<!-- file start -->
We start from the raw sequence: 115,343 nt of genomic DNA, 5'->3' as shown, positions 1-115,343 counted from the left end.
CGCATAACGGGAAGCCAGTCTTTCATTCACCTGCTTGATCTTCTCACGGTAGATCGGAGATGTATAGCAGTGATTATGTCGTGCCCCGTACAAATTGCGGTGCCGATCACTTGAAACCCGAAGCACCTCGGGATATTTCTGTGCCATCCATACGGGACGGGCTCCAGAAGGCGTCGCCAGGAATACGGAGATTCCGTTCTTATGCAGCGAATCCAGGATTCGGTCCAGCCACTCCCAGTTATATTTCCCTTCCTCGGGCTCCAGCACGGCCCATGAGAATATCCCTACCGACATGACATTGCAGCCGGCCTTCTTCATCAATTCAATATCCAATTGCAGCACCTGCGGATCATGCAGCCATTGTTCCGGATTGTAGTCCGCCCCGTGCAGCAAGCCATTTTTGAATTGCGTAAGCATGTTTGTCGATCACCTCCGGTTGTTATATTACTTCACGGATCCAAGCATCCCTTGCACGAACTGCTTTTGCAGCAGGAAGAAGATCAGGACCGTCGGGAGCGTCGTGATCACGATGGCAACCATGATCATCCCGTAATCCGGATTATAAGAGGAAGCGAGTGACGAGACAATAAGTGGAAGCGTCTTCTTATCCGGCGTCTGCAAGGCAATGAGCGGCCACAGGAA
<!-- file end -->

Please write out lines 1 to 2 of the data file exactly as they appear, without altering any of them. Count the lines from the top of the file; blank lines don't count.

We start from the raw sequence: 115,343 nt of genomic DNA, 5'->3' as shown, positions 1-115,343 counted from the left end.
CGCATAACGGGAAGCCAGTCTTTCATTCACCTGCTTGATCTTCTCACGGTAGATCGGAGATGTATAGCAGTGATTATGTCGTGCCCCGTACAAATTGCGGTGCCGATCACTTGAAACCCGAAGCACCTCGGGATATTTCTGTGCCATCCATACGGGACGGGCTCCAGAAGGCGTCGCCAGGAATACGGAGATTCCGTTCTTATGCAGCGAATCCAGGATTCGGTCCAGCCACTCCCAGTTATATTTCCCTTCCTCGGGCTCCAGCACGGCCCATGAGAATATCCCTACCGACATGACATTGCAGCCGGCCTTCTTCATCAATTCAATATCCAATTGCAGCACCTGCGGATCATGCAGCCATTGTTCCGGATTGTAGTCCGCCCCGTGCAGCAAGCCATTTTTGAATTGCGTAAGCATGTTTGTCGATCACCTCCGGTTGTTATATTACTTCACGGATCCAAGCATCCCTTGCACGAACTGCTTTTGCAGCAGGAAGAAGATCAGGACCGTCGGGAGCGTCGTGATCACGATGGCAACCATGATCATCCCGTAATCCGGATTATAAGAGGAAGCGAGTGACGAGACAATAAGTGGAAGCGTCTTCTTATCCGGCGTCTGCAAGGCAATGAGCGGCCACAGGAA